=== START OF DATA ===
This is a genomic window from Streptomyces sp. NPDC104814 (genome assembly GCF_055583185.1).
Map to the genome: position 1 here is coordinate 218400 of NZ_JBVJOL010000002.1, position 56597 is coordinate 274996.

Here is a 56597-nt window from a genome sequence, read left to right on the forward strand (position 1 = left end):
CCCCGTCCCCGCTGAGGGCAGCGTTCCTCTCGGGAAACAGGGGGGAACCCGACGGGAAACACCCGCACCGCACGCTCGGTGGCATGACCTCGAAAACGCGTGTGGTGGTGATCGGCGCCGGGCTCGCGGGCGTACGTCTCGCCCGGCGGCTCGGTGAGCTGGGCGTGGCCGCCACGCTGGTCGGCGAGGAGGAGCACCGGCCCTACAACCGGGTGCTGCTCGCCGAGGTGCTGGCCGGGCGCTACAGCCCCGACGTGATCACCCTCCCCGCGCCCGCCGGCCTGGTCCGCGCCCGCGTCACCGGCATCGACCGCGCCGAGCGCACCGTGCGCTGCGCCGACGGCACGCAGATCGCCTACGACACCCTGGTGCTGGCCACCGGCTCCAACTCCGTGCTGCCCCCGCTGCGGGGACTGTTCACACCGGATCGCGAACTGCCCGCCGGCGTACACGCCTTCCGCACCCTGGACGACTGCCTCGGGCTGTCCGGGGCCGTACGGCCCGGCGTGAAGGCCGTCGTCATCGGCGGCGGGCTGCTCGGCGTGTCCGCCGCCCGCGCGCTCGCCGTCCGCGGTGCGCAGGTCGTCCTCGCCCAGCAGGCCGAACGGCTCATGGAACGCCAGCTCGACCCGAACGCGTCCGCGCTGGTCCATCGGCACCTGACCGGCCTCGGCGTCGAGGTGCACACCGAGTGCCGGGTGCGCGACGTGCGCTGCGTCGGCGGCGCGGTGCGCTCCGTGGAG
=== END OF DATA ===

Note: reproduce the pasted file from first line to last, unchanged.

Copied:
This is a genomic window from Streptomyces sp. NPDC104814 (genome assembly GCF_055583185.1).
Map to the genome: position 1 here is coordinate 218400 of NZ_JBVJOL010000002.1, position 56597 is coordinate 274996.

Here is a 56597-nt window from a genome sequence, read left to right on the forward strand (position 1 = left end):
CCCCGTCCCCGCTGAGGGCAGCGTTCCTCTCGGGAAACAGGGGGGAACCCGACGGGAAACACCCGCACCGCACGCTCGGTGGCATGACCTCGAAAACGCGTGTGGTGGTGATCGGCGCCGGGCTCGCGGGCGTACGTCTCGCCCGGCGGCTCGGTGAGCTGGGCGTGGCCGCCACGCTGGTCGGCGAGGAGGAGCACCGGCCCTACAACCGGGTGCTGCTCGCCGAGGTGCTGGCCGGGCGCTACAGCCCCGACGTGATCACCCTCCCCGCGCCCGCCGGCCTGGTCCGCGCCCGCGTCACCGGCATCGACCGCGCCGAGCGCACCGTGCGCTGCGCCGACGGCACGCAGATCGCCTACGACACCCTGGTGCTGGCCACCGGCTCCAACTCCGTGCTGCCCCCGCTGCGGGGACTGTTCACACCGGATCGCGAACTGCCCGCCGGCGTACACGCCTTCCGCACCCTGGACGACTGCCTCGGGCTGTCCGGGGCCGTACGGCCCGGCGTGAAGGCCGTCGTCATCGGCGGCGGGCTGCTCGGCGTGTCCGCCGCCCGCGCGCTCGCCGTCCGCGGTGCGCAGGTCGTCCTCGCCCAGCAGGCCGAACGGCTCATGGAACGCCAGCTCGACCCGAACGCGTCCGCGCTGGTCCATCGGCACCTGACCGGCCTCGGCGTCGAGGTGCACACCGAGTGCCGGGTGCGCGACGTGCGCTGCGTCGGCGGCGCGGTGCGCTCCGTGGAG